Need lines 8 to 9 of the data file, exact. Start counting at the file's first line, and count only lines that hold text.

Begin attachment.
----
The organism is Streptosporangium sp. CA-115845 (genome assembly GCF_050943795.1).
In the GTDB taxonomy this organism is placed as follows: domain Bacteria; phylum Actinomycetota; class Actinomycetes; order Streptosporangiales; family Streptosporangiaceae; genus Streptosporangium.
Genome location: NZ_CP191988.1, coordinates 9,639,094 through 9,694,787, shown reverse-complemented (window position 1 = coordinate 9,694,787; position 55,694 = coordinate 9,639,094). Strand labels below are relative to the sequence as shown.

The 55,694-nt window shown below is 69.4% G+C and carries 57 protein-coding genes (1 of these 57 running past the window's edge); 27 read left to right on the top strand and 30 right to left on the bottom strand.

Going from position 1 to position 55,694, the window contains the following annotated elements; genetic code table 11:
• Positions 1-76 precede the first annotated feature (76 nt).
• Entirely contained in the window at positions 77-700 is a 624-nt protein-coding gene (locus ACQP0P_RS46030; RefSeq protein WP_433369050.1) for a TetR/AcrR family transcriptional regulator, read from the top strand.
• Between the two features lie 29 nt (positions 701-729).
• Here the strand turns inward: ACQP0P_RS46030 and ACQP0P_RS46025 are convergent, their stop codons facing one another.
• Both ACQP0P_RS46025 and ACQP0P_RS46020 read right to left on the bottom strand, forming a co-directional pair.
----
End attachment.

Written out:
• Between the two features lie 29 nt (positions 701-729).
• Here the strand turns inward: ACQP0P_RS46030 and ACQP0P_RS46025 are convergent, their stop codons facing one another.